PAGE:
Polidoro, Silvia
    Mattiello, Amalia
    Bueno-de-Mesquita, H. Bas
    Ocke, Marga C.
    Peeters, Petra H. M.
    Wirfalt, Elisabet
    Ericson, Ulrika
    Bergdahl, Ingvar A.
    Umeå University, Faculty of Medicine, Department of Public Health and Clinical Medicine, Occupational and Environmental Medicine.
    Johansson, Ingegerd
    Umeå University, Faculty of Medicine, Department of Odontology.
    Hjartaker, Anette
    Engeset, Dagrun
    Skeie, Guri
    Riboli, Elio
    Slimani, Nadia
    Dietary acrylamide intake of adults in the European Prospective Investigation into Cancer and Nutrition differs greatly according to geographical region2013In: European Journal of Nutrition, ISSN 1436-6207, E-ISSN 1436-6215, Vol. 52, no 4, p. 1369-1380Article in journal (Refereed)
    Abstract [en]

    Methodological differences in assessing dietary acrylamide (AA) often hamper comparisons of intake across populations. Our aim was to describe the mean dietary AA intake in 27 centers of 10 European countries according to selected lifestyle characteristics and its contributing food sources in the European Prospective Investigation into Cancer and Nutrition (EPIC) study. In this cross-sectional analysis, 36 994 men and women, aged 35-74 years completed a single, standardized 24-hour dietary recall using EPIC-Soft. Food consumption data were matched to a harmonized AA database. Intake was computed by gender and center, and across categories of habitual alcohol consumption, smoking status, physical activity, education, and body mass index (BMI). Adjustment was made for participants' age, height, weight, and energy intake using linear regression models. Adjusted mean AA intake across centers ranged from 13 to 47 mu g/day in men and from 12 to 39 mu g/day in women; intakes were higher in northern European centers. In most centers, intake in women was significantly higher among alcohol drinkers compared with abstainers. There were no associations between AA intake and physical activity, BMI, or education. At least 50 % of AA intake across centers came from two food groups "bread, crisp bread, rusks" and "coffee." The third main contributing food group was "potatoes". Dietary AA intake differs greatly among European adults residing in different geographical regions. This observed heterogeneity in AA intake deserves consideration in the design and interpretation of population-based studies of dietary AA intake and health outcomes.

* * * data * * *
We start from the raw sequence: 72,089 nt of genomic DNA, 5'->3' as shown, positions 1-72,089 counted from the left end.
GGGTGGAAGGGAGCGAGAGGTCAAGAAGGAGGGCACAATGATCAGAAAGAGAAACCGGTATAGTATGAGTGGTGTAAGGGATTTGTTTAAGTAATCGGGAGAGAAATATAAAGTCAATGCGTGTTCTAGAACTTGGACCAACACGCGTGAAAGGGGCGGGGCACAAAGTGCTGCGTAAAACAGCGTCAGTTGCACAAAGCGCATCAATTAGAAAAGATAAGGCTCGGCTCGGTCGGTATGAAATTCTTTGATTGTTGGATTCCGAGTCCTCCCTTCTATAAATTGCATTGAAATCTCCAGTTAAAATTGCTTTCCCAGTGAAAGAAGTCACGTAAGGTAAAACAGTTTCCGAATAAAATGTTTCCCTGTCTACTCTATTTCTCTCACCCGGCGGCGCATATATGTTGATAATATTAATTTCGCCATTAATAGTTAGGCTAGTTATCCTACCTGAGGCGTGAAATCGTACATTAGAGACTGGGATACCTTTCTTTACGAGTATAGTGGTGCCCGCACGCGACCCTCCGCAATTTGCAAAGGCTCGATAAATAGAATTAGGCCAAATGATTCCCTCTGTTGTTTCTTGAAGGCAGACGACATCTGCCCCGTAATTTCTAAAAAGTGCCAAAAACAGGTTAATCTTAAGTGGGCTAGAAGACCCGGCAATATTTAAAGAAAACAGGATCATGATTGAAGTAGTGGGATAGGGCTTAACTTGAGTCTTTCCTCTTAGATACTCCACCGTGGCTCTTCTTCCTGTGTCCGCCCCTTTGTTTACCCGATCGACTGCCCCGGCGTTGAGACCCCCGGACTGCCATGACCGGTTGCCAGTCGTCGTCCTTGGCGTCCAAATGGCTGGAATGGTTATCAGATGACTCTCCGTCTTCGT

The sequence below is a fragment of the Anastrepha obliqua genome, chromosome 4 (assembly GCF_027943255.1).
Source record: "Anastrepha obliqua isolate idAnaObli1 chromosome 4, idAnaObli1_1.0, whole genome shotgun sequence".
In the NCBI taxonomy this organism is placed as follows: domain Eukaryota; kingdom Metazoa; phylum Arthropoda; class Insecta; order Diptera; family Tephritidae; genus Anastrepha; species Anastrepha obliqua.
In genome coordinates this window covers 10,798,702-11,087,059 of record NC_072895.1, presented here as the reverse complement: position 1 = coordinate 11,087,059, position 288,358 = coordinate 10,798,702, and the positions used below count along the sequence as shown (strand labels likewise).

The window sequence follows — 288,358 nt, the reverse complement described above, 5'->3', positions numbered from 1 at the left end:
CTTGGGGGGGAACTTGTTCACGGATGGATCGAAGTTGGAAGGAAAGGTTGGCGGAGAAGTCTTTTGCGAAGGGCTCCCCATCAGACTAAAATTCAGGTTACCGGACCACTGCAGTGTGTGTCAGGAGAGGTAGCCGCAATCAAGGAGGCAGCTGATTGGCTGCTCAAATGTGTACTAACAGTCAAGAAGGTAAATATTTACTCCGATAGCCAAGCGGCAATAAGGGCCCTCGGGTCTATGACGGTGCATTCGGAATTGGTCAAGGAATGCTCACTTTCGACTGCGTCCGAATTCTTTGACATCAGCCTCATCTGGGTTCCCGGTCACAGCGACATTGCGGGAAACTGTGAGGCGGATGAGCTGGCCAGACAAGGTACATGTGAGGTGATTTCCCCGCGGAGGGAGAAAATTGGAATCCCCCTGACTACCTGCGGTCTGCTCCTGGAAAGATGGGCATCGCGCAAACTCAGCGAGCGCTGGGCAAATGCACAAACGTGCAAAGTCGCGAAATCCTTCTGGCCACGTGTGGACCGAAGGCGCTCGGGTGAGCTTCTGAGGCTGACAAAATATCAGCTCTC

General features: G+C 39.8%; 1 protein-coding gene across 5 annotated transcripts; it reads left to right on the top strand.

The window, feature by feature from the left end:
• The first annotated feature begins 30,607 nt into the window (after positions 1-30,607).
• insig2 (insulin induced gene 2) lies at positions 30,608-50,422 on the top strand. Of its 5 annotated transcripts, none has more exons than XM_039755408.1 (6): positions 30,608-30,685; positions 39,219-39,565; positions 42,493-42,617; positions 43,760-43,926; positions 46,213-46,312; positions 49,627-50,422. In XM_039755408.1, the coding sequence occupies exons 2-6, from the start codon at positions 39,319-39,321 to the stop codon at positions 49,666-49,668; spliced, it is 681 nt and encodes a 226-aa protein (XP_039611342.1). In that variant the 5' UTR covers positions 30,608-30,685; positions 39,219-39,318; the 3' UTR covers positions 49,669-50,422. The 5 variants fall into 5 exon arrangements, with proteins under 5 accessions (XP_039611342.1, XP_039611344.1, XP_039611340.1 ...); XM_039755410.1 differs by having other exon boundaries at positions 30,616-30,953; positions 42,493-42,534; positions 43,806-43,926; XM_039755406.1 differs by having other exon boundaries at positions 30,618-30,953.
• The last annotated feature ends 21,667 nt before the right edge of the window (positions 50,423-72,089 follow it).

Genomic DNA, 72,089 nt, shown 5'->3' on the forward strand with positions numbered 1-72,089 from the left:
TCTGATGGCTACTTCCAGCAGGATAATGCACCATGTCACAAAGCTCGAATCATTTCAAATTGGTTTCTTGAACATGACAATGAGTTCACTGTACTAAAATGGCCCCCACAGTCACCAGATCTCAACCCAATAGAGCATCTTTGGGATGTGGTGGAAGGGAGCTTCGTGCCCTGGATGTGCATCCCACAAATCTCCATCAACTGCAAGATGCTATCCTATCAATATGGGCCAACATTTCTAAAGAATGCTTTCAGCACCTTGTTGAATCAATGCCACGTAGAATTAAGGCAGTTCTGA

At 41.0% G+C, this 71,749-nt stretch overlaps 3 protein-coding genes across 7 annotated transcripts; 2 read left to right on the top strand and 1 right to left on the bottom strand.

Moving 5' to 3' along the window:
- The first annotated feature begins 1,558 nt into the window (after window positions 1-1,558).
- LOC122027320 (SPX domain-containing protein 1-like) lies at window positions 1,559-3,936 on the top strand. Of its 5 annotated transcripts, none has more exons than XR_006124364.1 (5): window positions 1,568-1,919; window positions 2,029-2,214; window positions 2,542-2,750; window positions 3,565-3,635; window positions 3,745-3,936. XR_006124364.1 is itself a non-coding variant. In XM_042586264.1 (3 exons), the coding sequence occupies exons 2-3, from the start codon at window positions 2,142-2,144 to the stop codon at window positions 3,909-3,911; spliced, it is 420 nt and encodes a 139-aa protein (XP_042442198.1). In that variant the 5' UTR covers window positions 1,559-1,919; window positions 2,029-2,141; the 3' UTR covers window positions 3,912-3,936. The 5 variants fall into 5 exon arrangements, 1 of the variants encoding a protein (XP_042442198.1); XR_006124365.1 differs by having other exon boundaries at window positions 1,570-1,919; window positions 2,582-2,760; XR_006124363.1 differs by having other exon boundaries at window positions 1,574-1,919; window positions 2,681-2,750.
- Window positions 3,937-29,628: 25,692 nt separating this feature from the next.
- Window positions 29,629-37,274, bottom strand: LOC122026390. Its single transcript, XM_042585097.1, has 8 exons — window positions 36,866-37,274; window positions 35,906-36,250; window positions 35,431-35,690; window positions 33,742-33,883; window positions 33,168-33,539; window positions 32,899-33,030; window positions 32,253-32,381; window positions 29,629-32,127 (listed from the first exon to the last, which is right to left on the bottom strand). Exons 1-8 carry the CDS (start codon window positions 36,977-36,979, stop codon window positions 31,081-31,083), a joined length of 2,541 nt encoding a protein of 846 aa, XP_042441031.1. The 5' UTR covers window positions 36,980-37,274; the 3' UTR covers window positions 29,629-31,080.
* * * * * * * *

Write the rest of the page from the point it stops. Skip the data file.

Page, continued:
• 110. Freisling, Heinz
    et al.
    Pisa, Pedro T
    Ferrari, Pietro
    Byrnes, Graham
    Moskal, Aurelie
    Dahm, Christina C
    Vergnaud, Anne-Claire
    Boutron-Ruault, Marie-Christine
    Fagherazzi, Guy
    Cadeau, Claire
    Kühn, Tilman
    Neamat-Allah, Jasmine
    Buijsse, Brian
    Boeing, Heiner
    Halkjær, Jytte
    Tjonneland, Anne
    Hansen, Camilla P
    Quirós, J Ramón
    Travier, Noémie
    Molina-Montes, Esther
    Amiano, Pilar
    Huerta, José M
    Barricarte, Aurelio
    Khaw, Kay-Tee
    Wareham, Nicholas
    Key, Tim J
    Romaguera, Dora
    Lu, Yunxia
    Lassale, Camille M
    Naska, Androniki
    Orfanos, Philippos
    Trichopoulou, Antonia
    Masala, Giovanna
    Pala, Valeria
    Berrino, Franco
    Tumino, Rosario
    Ricceri, Fulvio
    de Magistris, Maria Santucci
    Bueno-de-Mesquita, H Bas
    Ocké, Marga C
    Sonestedt, Emily
    Ericson, Ulrika
    Johansson, Mattias
    Umeå University, Faculty of Medicine, Department of Biobank Research. International Agency for Research on Cancer (IARC-WHO), Lyon, France.
    Skeie, Guri
    Weiderpass, Elisabete
    Braaten, Tonje